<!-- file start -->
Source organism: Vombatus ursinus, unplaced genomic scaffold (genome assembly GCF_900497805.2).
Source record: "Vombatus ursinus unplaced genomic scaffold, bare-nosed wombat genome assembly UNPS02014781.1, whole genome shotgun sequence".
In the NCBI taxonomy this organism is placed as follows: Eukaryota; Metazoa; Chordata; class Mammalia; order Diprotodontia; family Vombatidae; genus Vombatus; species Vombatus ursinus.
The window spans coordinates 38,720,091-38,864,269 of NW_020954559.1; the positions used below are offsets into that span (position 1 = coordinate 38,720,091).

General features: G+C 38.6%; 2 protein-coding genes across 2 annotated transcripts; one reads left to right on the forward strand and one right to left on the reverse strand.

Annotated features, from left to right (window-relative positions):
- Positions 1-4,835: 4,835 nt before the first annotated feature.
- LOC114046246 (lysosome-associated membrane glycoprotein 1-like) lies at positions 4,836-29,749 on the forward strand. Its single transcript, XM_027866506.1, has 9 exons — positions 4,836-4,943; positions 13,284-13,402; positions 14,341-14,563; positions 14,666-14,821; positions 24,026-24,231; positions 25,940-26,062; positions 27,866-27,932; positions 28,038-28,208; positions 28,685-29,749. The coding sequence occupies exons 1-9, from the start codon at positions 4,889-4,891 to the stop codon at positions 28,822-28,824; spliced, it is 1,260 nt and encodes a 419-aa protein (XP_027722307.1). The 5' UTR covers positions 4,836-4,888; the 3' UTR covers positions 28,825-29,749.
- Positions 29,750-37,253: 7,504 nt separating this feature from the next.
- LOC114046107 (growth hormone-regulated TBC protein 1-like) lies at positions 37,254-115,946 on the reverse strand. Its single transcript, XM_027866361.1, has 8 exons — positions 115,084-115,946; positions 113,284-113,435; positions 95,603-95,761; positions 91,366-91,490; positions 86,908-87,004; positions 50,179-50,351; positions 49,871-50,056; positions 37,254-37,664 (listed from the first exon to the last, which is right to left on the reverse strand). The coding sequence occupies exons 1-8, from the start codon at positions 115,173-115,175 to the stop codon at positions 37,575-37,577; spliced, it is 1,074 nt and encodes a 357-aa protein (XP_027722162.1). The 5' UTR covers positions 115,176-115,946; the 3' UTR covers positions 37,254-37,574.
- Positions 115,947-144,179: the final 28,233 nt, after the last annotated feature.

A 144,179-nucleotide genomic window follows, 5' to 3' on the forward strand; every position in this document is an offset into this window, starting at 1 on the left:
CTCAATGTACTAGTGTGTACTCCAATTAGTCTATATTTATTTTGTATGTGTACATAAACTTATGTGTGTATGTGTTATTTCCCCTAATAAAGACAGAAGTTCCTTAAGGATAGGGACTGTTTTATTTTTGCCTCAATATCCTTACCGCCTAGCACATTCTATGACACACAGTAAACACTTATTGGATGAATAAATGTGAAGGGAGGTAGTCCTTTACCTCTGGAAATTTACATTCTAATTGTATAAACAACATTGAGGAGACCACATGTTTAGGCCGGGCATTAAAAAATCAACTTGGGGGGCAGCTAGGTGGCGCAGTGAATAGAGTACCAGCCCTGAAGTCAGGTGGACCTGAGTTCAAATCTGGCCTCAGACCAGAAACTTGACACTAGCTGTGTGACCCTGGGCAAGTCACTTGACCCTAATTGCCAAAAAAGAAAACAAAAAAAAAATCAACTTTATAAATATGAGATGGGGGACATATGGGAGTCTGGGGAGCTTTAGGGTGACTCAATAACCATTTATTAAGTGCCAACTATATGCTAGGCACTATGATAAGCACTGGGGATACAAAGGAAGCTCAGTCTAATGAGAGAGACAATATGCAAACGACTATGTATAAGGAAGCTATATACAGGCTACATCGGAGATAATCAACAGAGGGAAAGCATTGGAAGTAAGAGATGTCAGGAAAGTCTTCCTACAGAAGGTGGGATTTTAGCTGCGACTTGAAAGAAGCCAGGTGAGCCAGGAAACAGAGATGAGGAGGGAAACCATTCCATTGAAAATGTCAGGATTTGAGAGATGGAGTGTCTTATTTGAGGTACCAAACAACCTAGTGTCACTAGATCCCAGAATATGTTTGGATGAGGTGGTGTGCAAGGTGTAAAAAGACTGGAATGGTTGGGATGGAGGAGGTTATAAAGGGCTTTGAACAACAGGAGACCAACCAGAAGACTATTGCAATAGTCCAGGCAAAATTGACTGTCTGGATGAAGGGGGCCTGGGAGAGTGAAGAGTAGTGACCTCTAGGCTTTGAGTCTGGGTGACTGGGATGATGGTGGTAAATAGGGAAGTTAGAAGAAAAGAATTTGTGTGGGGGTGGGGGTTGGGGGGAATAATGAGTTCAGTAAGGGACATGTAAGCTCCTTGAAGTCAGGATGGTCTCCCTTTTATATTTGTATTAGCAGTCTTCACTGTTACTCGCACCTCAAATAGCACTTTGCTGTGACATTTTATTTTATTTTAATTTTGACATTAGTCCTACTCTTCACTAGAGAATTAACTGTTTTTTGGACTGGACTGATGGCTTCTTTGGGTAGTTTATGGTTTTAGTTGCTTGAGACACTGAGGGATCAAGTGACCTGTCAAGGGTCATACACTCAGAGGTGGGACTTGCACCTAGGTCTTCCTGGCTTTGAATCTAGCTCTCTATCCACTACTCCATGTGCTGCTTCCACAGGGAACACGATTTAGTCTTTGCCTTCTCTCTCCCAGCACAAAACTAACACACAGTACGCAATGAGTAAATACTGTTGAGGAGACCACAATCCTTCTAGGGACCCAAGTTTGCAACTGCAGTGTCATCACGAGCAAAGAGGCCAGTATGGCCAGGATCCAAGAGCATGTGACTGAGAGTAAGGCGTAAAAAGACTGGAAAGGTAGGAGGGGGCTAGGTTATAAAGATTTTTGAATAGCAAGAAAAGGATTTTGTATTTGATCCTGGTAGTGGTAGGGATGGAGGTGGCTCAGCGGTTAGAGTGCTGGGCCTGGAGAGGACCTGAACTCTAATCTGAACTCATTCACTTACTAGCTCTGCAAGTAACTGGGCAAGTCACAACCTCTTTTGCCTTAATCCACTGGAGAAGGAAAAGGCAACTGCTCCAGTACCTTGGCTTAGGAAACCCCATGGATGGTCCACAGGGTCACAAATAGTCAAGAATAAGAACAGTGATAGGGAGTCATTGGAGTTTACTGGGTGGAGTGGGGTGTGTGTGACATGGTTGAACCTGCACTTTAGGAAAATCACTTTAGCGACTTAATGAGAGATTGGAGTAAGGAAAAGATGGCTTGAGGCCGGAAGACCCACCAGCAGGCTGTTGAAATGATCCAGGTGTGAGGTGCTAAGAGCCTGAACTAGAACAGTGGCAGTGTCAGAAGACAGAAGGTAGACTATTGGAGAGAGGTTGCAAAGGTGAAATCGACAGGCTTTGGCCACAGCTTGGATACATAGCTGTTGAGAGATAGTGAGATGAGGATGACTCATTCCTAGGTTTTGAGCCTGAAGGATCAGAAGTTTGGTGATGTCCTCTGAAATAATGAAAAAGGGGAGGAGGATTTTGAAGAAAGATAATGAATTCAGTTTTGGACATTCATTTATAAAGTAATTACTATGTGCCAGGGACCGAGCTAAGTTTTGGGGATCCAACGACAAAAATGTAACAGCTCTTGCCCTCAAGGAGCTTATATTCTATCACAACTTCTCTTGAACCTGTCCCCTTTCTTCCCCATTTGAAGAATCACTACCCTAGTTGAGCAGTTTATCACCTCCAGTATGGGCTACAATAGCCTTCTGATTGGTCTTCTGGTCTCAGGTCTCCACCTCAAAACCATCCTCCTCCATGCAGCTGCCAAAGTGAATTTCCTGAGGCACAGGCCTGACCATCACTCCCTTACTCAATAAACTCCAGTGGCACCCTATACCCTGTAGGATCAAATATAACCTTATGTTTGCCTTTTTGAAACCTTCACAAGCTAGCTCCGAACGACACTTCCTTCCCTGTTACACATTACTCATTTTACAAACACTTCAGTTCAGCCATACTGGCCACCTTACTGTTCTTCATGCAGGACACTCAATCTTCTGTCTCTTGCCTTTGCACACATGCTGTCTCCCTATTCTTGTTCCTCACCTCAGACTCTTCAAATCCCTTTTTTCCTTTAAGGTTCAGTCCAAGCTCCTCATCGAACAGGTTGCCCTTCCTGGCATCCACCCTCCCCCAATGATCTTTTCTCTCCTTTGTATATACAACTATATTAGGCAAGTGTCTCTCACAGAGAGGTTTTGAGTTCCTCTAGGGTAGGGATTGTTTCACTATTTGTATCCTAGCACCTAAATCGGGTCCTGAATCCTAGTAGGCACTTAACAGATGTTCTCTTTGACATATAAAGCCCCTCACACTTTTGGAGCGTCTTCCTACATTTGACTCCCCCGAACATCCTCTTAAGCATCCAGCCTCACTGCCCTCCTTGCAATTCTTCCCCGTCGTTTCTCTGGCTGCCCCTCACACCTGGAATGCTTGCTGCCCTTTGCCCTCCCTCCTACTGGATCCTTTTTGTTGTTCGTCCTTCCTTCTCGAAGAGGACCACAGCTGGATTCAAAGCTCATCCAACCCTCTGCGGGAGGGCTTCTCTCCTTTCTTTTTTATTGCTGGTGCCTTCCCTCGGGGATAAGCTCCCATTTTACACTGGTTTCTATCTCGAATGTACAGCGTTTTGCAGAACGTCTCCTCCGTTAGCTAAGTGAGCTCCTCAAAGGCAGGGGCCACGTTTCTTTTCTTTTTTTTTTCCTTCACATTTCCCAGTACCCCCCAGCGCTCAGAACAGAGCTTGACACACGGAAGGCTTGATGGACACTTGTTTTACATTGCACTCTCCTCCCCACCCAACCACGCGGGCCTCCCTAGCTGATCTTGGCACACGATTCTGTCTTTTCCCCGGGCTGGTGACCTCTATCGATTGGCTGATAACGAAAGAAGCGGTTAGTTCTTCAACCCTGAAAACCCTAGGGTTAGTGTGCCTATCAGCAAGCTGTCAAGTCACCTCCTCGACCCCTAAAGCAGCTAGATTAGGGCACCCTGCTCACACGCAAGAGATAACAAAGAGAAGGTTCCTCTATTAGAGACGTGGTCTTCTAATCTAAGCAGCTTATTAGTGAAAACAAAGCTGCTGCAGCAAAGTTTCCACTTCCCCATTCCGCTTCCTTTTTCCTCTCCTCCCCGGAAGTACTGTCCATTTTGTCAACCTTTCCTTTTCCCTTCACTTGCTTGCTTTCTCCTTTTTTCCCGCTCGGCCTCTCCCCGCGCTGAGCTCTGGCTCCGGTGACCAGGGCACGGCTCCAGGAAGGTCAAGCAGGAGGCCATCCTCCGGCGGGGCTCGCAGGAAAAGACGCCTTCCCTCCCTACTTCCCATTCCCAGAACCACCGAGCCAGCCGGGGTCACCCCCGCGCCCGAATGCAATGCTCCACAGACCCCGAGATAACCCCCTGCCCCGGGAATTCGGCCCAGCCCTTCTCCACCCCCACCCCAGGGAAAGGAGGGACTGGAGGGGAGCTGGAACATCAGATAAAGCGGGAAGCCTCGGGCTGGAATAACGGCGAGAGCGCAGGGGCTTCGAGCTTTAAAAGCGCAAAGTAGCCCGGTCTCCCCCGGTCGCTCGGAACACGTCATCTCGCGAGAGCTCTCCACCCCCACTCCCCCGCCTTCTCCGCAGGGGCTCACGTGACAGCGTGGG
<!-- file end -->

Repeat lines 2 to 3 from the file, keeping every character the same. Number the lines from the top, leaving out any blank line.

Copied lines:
Source record: "Vombatus ursinus unplaced genomic scaffold, bare-nosed wombat genome assembly UNPS02014781.1, whole genome shotgun sequence".
In the NCBI taxonomy this organism is placed as follows: Eukaryota; Metazoa; Chordata; class Mammalia; order Diprotodontia; family Vombatidae; genus Vombatus; species Vombatus ursinus.